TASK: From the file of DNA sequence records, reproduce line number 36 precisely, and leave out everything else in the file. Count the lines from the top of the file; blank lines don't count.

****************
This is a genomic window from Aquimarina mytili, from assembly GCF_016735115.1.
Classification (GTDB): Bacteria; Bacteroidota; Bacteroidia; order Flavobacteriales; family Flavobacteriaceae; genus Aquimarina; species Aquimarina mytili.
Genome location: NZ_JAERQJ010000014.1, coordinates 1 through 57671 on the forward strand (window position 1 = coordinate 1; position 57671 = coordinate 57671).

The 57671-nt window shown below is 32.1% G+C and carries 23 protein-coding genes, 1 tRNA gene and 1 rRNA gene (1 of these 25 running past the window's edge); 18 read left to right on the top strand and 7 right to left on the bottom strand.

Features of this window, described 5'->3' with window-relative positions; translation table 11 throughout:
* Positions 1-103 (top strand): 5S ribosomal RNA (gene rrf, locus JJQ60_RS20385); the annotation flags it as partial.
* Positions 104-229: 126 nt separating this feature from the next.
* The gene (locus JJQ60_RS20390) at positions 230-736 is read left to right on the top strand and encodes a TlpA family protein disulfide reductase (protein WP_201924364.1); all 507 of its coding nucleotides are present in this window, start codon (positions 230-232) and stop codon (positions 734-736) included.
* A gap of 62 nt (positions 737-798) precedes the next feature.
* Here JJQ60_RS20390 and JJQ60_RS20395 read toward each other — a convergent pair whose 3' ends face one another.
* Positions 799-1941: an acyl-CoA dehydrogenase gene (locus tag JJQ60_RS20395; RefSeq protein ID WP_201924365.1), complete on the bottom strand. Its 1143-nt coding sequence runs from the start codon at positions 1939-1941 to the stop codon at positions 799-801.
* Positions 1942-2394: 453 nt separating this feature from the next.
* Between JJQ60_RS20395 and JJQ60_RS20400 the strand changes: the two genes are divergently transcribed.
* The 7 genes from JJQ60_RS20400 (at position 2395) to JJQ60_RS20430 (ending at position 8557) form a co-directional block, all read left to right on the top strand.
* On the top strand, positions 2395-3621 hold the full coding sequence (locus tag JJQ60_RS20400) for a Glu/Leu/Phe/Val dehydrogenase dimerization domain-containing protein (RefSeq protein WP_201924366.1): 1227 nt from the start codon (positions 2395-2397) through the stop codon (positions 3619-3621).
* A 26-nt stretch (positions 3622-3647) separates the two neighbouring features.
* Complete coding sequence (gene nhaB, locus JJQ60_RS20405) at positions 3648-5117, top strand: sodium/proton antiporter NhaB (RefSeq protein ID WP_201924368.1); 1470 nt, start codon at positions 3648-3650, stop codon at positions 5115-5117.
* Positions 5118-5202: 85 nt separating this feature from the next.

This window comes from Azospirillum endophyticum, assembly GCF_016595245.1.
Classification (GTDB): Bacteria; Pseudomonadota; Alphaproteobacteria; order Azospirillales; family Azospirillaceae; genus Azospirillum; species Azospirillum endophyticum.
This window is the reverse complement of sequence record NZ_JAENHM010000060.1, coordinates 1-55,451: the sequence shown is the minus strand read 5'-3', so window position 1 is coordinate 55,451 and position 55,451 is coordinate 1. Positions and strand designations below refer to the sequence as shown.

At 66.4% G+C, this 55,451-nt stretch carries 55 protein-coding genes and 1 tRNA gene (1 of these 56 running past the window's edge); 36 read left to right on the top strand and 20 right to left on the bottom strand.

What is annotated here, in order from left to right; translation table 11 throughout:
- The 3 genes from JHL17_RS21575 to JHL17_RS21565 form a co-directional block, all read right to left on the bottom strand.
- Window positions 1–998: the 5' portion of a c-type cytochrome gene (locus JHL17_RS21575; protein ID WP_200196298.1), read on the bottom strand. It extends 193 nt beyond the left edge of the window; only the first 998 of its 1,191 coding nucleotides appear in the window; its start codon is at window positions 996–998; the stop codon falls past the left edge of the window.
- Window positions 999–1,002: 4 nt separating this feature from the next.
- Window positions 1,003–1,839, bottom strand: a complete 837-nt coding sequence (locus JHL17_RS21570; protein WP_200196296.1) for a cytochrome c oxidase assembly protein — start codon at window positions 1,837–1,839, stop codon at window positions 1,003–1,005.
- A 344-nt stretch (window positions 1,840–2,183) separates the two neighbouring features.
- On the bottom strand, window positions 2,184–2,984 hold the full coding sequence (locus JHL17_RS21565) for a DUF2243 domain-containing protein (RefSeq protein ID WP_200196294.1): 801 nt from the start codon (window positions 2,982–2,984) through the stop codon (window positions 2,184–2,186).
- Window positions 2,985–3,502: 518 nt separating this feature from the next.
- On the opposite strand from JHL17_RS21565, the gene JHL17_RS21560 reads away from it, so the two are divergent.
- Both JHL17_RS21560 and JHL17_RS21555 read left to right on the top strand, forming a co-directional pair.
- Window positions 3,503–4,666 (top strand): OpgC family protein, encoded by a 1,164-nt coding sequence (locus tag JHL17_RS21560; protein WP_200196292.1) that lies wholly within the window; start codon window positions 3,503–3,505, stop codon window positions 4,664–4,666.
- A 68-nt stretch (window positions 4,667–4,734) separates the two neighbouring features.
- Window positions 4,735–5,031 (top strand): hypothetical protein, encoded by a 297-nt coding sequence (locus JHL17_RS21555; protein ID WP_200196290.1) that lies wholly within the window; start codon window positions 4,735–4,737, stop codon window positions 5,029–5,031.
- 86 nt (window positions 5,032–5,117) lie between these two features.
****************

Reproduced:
- 86 nt (window positions 5,032–5,117) lie between these two features.